Abba B. Gumel

Professor & The Michael and Eugenia Brin Endowed E-Nnovate Chair in Mathematics

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Biodata

I am a Professor of Mathematics (and The Michael and Eugenia Brin Endowed E-Nnovate Chair in Mathematics) at the Department of Mathematics, University of Maryland, College Park. My research work focuses on using mathematical approaches (modeling, rigorous analysis, and data analytics) to gain insight and provide understanding on the transmission dynamics of emerging and re-emerging infectious diseases of public health significance. Specifically, I design, analyze, parameterize, and simulate novel models for the transmission dynamics and control of emerging and re-emerging infectious diseases. My research also involves the qualitative theory of nonlinear dynamical systems arising in the mathematical modeling of phenomena in population biology (ecology, epidemiology, immunology etc.) and computational mathematics (with emphasis on the design of robust numerical methods that give results that are dynamically-consistent with the governing continuous-time model being discretized). The ultimate objective of my research work, in addition to the development of advanced (and perhaps novel) mathematical theory and methodologies for studying nonlinear dynamical systems arising in population biology, is to contribute to the development of effective public health policy for controlling and mitigating the burden of emerging and re-emerging infectious diseases.


Research

I am a mathematical biologist, who specialize in designing, rigorously analyzing and parameterizing novel mathematical models for gaining insight and understanding on the transmission dynamics and control of emerging and re-emerging infectious diseases of public health significance. My team and I have addressed research questions pertaining to the mathematics of the ecology, epidemiology and immunology of some infectious diseases of humans and other animals. We are currently focused on the following research questions and/or projects:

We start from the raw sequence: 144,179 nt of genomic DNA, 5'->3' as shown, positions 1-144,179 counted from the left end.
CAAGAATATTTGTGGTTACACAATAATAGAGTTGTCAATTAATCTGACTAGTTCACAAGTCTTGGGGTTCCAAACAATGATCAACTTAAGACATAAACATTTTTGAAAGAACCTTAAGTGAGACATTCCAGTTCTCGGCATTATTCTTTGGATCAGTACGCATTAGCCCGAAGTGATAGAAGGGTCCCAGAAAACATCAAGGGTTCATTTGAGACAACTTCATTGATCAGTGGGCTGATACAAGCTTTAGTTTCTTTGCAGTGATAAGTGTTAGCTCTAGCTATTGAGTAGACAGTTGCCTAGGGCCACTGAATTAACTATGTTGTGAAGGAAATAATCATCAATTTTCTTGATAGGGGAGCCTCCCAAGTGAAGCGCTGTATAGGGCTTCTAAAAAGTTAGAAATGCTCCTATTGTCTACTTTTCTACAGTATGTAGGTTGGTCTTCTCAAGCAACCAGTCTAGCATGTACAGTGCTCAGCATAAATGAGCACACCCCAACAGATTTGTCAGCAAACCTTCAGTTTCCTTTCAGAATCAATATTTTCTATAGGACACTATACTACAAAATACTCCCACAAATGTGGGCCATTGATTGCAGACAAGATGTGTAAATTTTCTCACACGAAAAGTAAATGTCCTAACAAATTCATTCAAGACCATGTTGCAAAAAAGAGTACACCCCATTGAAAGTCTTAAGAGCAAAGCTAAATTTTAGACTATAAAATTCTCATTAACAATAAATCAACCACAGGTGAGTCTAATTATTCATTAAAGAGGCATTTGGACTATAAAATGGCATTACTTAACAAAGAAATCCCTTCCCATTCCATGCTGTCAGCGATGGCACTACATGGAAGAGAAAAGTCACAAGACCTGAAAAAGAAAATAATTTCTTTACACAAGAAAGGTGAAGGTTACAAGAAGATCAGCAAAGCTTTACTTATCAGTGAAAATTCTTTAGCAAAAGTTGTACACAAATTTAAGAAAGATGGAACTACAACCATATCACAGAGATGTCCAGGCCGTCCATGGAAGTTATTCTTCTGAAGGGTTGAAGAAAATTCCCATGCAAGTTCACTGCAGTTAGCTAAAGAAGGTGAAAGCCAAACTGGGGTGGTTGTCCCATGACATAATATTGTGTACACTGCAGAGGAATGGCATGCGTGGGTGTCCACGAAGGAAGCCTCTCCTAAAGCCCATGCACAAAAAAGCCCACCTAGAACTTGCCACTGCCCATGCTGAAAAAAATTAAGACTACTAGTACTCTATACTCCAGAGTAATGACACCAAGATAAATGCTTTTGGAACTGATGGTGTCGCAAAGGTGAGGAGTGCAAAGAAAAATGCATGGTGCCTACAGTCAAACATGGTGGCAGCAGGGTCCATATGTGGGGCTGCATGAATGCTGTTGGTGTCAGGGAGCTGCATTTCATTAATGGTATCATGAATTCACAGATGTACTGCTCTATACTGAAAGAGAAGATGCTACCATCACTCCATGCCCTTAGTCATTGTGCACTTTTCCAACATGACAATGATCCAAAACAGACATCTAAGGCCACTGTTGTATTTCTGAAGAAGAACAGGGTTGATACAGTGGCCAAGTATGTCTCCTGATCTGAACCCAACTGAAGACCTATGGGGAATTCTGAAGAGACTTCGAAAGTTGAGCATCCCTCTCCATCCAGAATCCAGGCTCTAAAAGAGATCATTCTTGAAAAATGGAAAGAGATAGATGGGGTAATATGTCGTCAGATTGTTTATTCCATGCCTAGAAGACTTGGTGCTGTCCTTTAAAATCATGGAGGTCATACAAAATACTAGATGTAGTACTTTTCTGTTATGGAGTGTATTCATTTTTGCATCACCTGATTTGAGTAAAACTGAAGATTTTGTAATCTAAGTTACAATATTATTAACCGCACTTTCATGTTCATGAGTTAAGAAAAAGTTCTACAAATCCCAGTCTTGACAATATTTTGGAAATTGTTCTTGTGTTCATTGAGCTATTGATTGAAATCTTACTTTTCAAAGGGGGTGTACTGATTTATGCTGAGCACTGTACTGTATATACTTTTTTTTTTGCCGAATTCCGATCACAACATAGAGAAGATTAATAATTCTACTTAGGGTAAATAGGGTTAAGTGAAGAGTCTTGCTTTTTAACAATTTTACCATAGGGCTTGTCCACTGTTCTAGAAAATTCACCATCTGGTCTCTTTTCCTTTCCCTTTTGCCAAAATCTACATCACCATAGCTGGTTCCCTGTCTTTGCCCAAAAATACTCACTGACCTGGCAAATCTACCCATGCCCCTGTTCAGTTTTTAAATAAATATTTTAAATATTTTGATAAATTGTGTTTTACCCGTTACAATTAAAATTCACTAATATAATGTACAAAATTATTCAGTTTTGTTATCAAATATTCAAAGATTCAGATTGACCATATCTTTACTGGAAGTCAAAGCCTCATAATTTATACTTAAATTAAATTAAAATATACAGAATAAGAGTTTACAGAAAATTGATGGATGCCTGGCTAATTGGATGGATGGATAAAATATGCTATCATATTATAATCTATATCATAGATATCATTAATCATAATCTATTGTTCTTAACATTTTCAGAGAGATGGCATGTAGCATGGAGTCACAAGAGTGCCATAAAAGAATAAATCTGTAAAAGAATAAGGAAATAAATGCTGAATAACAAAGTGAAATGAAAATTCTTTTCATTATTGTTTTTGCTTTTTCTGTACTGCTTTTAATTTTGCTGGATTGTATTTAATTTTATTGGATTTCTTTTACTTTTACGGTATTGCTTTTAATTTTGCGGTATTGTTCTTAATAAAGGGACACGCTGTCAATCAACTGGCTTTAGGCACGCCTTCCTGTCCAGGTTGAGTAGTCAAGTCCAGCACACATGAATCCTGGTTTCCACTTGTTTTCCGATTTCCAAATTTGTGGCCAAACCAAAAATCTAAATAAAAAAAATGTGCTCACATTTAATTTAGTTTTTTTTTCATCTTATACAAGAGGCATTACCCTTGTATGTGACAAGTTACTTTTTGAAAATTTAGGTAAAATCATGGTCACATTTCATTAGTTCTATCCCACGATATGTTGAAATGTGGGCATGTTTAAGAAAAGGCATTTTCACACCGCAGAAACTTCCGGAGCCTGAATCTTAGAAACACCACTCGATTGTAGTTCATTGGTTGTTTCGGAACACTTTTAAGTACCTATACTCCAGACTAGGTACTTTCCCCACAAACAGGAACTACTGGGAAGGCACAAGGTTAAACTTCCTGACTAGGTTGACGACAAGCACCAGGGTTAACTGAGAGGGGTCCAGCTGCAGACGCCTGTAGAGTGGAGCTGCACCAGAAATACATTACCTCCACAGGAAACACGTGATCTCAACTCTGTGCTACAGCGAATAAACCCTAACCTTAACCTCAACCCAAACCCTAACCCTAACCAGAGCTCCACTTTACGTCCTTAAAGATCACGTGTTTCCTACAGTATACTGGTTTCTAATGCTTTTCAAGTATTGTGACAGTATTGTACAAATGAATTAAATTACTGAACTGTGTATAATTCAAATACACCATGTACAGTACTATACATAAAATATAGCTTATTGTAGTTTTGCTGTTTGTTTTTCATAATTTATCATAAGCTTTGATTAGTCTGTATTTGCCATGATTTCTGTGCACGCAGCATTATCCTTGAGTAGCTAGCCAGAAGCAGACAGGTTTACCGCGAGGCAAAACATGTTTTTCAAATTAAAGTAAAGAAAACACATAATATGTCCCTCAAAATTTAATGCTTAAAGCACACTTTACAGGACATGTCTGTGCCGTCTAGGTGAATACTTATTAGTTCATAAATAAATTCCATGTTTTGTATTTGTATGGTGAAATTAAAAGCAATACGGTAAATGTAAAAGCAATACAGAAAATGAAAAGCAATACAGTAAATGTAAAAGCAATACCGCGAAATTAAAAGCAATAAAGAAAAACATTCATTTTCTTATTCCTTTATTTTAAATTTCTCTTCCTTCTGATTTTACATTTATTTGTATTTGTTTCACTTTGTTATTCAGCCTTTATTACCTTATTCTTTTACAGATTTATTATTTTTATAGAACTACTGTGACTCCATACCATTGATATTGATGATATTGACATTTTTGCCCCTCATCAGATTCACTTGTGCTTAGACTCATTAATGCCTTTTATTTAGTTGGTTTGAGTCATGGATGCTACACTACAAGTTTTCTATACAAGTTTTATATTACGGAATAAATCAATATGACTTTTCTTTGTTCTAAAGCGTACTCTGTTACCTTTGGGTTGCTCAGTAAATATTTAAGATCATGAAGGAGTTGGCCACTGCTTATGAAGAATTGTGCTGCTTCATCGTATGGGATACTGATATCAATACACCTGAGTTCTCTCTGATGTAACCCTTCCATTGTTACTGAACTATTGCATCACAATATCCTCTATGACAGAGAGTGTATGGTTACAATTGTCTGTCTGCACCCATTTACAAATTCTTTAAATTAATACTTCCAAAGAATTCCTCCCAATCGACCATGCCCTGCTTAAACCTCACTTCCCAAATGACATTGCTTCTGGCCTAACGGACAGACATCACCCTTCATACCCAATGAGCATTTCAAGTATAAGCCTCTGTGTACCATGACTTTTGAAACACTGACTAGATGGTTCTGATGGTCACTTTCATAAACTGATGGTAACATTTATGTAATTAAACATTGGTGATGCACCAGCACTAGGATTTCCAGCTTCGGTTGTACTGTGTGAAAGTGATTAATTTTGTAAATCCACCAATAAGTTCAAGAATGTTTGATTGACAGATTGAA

• What is the impact of anthropogenic climate and environmental changes on the global burden and distribution of vector-borne diseases, such as malaria, dengue fever, Zika and West Nile virus?
  • Is there a connection between insecticide resistance and malaria epidemiology? This entails designing a novel genomic-epidemiology framework for malaria transmission dynamics in a population, where the malaria vector (Anopheles mosquitoes) are stratified according to genotype.
  • What is the impact of land use changes and human mobility on the global burden and distribution of infectious diseases?
  • Mathematics of the One Health Initiative … where public health is viewed holistically within the human-animal-environment nexus. This is critical in using mathematical approaches to predict the likelihood, and effective control and mitigation, of major disease outbreaks and pandemics.
  • Assessment of nonpharmaceutical and pharmaceutical control and mitigation strategies against human and other animal diseases of major public health significance.

The mathematical models we design are often of the form of deterministic systems of nonlinear differential equations (ordinary, partial or functional). We use or develop dynamical systems theories and methodologies for studying the qualitative dynamics of these models, aimed at determining, in parameter space, conditions for the persistence or effective control of the diseases being modeled. Specifically, we are interested in proving theorems for the existence and asymptotic stability of the steady-state solutions of the models, and in characterizing the associated bifurcation types. Statistics play a major role in our research work. We specifically use optimization and inverse problem approaches to fit models to data, estimate unknown parameters (needed for model validation and cross-validation), make predictions and carry out global uncertainty and sensitivity analysis for the parameters of the models. Our work also involves some computational component. The nonlinearity and large dimensionality of the models we often deal with necessitate the use of robust numerical discretization approaches to find approximations of their solutions. We are specifically interested in designing numerical methods that are dynamical-consistent (i.e., preserve the essential physical properties) of the governing continuous-time models being discretized.